Others, having resolved there is no way out for them, merely engage in a series of disparaging and ultimately banal remarks by whatever means available – often through twitter, Facebook or comments at the end of online newspaper articles. But more often than not they simply batten down the hatches. A similar pattern of passivity was evident in the UK and US during the Thatcher and Reagan years, where the majority of people witnessed rising profits alongside rising unemployment, poverty, wastelands, prisons, and the possibility of global destruction. With some notable exceptions, such as the campaign in the UK to kill the poll tax, the majority simply waited for the alternative party to come into power. Ironically, the ‘alternatives’ brought as much bloodshed and misery as their predecessors, and continued to pave the way for insatiable greed, financial collapse and austerity.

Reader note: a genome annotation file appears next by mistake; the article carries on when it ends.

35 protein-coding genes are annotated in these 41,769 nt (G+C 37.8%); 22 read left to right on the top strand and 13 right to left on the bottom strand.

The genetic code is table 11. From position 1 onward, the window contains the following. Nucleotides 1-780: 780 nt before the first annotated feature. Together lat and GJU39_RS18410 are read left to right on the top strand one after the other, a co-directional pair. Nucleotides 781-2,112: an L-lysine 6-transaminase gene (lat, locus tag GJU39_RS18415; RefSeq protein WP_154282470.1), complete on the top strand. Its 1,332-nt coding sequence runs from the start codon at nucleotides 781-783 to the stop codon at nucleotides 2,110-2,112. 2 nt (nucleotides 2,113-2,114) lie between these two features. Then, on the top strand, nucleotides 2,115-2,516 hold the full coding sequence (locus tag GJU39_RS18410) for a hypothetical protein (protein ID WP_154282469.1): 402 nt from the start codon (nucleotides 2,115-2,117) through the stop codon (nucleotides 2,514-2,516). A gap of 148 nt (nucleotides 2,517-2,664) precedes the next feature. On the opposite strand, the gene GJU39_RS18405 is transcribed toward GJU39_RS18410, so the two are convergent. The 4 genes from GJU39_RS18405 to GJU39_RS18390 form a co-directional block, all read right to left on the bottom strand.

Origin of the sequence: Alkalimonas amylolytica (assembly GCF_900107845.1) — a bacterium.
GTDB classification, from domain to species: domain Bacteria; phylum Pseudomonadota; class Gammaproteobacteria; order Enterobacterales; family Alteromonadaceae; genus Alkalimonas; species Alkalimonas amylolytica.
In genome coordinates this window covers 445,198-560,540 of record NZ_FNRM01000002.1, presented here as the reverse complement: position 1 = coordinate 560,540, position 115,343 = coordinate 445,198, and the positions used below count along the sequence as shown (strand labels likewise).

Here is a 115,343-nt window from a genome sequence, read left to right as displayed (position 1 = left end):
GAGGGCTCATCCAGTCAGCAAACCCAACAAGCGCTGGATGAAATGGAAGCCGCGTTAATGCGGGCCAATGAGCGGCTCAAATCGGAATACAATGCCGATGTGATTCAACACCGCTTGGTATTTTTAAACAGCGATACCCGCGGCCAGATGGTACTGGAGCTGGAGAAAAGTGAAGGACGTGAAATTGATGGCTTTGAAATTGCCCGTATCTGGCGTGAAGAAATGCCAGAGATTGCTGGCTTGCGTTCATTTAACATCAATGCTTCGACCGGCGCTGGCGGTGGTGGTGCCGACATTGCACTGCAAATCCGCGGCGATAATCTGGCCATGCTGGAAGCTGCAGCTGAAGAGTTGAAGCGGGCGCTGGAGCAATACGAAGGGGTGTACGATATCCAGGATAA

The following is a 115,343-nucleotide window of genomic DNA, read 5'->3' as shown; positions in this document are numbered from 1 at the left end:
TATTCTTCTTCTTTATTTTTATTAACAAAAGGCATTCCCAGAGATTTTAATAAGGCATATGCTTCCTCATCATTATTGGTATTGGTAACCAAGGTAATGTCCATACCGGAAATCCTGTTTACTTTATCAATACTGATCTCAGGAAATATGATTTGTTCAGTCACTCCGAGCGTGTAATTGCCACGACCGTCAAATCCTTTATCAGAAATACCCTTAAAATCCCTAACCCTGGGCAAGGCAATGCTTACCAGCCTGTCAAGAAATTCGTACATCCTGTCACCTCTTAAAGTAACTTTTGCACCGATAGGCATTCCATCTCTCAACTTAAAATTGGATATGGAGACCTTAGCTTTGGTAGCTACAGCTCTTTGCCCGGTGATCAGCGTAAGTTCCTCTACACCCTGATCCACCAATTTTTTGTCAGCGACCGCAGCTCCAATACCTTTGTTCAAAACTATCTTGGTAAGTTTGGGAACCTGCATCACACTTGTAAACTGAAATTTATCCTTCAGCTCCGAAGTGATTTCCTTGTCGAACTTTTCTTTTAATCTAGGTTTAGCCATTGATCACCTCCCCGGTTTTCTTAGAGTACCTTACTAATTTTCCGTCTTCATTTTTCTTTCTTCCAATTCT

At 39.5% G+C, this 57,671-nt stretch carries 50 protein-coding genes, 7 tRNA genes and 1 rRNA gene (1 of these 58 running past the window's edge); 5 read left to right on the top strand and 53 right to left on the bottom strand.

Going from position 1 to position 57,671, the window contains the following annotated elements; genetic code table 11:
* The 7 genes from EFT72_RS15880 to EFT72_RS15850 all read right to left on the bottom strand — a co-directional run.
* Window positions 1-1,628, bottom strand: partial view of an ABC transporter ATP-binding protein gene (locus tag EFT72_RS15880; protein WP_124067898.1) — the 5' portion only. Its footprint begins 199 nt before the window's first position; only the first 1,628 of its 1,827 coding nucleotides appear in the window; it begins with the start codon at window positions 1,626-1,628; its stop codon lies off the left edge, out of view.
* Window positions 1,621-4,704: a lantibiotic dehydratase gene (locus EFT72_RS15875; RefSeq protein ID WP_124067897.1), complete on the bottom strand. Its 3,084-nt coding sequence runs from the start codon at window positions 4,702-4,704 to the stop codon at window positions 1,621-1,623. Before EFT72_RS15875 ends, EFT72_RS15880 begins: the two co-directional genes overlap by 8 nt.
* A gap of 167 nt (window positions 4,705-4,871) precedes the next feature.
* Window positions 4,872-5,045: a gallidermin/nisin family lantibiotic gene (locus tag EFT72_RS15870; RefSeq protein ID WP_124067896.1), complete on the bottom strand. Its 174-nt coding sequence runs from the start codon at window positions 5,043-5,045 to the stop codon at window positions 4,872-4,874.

Understandably, many feel helpless as individuals in the face of large corporations and privileged political elites; the latter, who dominate the media and define the political agenda, drain hope through glittering offers and broken promises, through misdirection and fear. However, whilst the feelings of helplessness against such odds may be understandable, they are nonetheless irrational, and typical of the thinking style of externals. Dominant interests, after all, act in groups and build alliances with like-minded class fractions to reinforce their power and spread their ideas – the morally deplorable notion, for example, that it is natural and acceptable for the accumulation of wealth to be mainly controlled and concentrated in the hands of a minority – and the irony is that the irrational ideas of externals allow them to flourish.